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If you’ve got a couple minutes, Michael Meit has a favor to ask. He’ll try not to take up too much of your time.
“What I want is for people to go to the online tool, click on their county, pull up that 8 ½-by-11 fact sheet, and send it to all their local elected officials, health department staff, medical personnel, and others,” Meit said.
“Start a community dialog about drug overdose deaths in their community,” Meit said.
Meit, co-director of the Walsh Center for Rural Health Analysis, is part of an initiative launched last week that provides a county-by-county look at the impact of opioid deaths across the country. A press release calls the project the “first ever interactive data visualization of national county-level opioid overdose mortality rates.”
The project is collaboration of the Walsh Center (part of NORC at the University of Chicago) and USDA Rural Development.
Despite years of public discussion and news coverage, many communities don’t understand the extent of their opioid-abuse problem, Meit said. “People by and large still have no idea how bad things are in their communities,” he said.
The tool gives the rate of drug-overdose deaths for about three quarters of all counties in the United States. A fact sheet for each of those counties compares local data to state and national figures.
By the afternoon that the data tool was released, a handful of news organizations with online presence had already published stories about their county’s overdose rate, lending credence to the idea that the overdose rate is still news.
Meit said rural America needs to be part of the overdose discussion because the stakes are so high there. But rural research always presents unique challenges.
About a quarter of the U.S. counties do not have overdose death data because the number is suppressed. One reason the CDC leaves out the number is to protect individuals’ confidentiality. When the number gets too small, it may be possible to identify the people represented by the statistics.
Rural counties are especially susceptible to having their overdose deaths suppressed for this reason. To get the number of deaths over the confidentiality threshold, researchers aggregated overdose data over five-year periods. Even with that provision, the map lacks overdose data for about 25 percent of counties.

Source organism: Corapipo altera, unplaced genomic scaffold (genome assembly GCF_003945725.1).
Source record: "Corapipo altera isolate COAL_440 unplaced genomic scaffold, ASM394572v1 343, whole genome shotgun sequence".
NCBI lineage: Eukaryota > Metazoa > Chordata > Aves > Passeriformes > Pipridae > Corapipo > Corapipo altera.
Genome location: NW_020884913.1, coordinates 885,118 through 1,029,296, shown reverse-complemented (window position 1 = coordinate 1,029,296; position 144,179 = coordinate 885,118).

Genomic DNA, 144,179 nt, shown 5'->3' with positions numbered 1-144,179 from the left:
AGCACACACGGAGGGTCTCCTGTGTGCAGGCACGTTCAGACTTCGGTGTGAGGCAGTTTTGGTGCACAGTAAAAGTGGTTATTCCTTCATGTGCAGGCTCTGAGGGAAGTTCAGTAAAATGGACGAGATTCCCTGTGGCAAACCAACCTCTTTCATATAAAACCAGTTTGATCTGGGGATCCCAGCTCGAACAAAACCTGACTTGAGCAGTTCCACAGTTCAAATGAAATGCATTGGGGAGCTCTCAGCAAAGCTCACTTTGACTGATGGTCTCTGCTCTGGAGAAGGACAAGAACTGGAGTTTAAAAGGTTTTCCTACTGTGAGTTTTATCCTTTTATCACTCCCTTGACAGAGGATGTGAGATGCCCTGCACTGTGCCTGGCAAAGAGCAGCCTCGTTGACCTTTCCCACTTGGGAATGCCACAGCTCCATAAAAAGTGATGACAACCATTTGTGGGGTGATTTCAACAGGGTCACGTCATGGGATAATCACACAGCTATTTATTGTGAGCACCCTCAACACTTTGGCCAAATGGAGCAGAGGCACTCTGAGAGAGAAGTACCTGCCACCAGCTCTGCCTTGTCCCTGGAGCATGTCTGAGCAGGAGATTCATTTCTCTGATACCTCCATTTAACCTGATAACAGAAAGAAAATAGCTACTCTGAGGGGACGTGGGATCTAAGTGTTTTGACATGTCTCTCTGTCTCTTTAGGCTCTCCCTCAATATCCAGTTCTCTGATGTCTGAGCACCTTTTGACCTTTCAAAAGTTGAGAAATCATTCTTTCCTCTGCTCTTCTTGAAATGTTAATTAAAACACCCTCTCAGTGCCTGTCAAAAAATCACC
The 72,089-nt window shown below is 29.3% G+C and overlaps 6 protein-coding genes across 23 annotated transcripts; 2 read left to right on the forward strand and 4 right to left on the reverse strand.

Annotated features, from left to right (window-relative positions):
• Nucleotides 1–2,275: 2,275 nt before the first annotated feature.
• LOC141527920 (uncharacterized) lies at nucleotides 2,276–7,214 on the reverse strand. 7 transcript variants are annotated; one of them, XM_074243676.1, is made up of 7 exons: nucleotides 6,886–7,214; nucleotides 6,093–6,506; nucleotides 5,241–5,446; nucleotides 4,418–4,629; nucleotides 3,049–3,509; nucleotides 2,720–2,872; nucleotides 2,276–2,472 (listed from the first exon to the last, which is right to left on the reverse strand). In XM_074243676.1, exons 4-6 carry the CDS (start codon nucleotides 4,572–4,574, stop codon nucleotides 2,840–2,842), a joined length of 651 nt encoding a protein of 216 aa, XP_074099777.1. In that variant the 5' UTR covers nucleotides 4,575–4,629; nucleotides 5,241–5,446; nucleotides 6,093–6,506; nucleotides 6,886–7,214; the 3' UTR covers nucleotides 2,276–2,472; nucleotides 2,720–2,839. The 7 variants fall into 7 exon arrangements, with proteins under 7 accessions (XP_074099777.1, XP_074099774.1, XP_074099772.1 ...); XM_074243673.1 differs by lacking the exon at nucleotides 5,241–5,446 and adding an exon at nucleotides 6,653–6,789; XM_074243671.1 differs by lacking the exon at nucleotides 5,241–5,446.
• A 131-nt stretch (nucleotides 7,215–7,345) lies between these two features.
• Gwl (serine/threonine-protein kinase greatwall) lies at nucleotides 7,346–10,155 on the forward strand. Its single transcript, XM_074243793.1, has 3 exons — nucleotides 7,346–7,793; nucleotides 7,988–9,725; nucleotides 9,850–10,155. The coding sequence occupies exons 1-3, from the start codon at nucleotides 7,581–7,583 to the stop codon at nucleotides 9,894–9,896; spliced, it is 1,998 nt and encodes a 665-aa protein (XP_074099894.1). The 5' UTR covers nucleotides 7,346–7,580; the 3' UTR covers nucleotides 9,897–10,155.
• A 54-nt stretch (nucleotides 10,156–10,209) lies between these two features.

That’s not necessarily bad news, Meit said. “One explanation [for suppressing the county’s data] is that there are so few people there,” he said. “The other is that there are so few deaths there, and that’s a good, good thing. I suspect it’s a little of both.”
Using the five-year numbers also means that the current overdose rate is likely higher than the figure on the map, since overdose rates have been climbing quickly in recent years.
The overdose data comes from the CDC. (The specifics are here.) While the numbers are the best available, they likely understate the scope of the overdose problem, perhaps by about a third, one recent study says. Meit said data reliability is always harder in rural areas.
“When issues of under-reporting are involved, it always tends to be worse in rural areas than in urban ones,” he said. Medical examiners may have less training and resources to determine causes of death. And the smaller size of communities may make them more likely to protect families from the stigma of a drug death.
The map also includes layers of other data such as race/ethnicity, age, education, and income. Those data let users see a visual connection between those factors and the overdose problem. That’s not to provide the “answer” to the overdose problem. “Again, that information is there help start the conversation,” Meit said.
He said future versions of the map will include “solutions” layers such as the location of treatment centers and hospitals or access to grant sources.
In a press release, USDA Assistant to the Secretary of Rural Development Anne Hazlett said USDA would work with rural communities to help them address the “monumental challenge” of drug deaths.
“Local leaders in small towns across our country need access to user-friendly and relevant data to assist them in building grassroots solutions for prevention, treatment, and recovery,” she said.